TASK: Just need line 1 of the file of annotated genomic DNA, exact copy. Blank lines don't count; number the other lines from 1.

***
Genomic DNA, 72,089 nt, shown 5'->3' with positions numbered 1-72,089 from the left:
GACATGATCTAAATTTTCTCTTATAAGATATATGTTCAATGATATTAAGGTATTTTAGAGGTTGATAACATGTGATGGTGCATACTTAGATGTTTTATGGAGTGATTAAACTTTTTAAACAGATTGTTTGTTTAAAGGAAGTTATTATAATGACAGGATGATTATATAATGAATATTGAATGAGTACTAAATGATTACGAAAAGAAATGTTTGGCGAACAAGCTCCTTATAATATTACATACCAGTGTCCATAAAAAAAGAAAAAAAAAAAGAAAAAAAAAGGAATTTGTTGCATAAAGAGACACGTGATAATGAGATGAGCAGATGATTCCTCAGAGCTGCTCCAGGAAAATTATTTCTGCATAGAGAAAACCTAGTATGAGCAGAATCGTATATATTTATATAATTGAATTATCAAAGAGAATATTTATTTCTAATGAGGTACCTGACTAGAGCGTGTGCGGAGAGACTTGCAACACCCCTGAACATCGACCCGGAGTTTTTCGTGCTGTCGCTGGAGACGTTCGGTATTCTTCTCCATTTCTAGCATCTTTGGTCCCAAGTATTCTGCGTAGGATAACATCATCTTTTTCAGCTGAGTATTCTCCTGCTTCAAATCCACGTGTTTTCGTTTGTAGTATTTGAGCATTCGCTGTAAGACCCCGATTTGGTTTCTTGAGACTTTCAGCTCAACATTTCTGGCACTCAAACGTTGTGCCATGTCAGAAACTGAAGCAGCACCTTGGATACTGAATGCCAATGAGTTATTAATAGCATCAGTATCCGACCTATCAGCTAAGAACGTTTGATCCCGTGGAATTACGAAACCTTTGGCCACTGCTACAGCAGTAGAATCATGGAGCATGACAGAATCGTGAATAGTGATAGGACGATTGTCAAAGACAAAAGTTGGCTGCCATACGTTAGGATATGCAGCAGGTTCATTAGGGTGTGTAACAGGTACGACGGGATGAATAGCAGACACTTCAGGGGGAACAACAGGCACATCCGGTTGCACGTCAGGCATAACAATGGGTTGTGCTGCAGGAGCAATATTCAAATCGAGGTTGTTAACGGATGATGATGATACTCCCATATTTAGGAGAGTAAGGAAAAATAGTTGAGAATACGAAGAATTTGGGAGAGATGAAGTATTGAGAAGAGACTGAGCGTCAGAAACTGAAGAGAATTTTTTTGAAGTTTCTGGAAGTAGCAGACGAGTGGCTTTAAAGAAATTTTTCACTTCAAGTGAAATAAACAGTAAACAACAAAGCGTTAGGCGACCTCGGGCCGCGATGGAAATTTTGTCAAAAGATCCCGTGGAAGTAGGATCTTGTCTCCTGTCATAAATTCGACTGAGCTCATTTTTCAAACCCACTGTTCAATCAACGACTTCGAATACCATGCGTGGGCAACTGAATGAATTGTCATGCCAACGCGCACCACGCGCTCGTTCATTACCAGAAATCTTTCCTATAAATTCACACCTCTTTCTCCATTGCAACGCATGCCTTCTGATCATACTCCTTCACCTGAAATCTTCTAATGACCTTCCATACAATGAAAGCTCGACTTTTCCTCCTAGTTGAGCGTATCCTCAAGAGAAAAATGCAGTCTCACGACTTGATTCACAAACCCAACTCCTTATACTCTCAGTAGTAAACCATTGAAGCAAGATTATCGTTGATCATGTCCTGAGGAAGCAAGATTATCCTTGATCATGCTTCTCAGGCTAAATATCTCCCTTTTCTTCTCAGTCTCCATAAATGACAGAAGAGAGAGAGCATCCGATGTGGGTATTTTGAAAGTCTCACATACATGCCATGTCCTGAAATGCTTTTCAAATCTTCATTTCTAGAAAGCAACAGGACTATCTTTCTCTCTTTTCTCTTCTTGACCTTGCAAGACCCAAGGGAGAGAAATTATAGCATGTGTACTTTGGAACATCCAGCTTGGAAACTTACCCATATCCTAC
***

Genomic DNA, 72,089 nt, shown 5'->3' with positions numbered 1-72,089 from the left: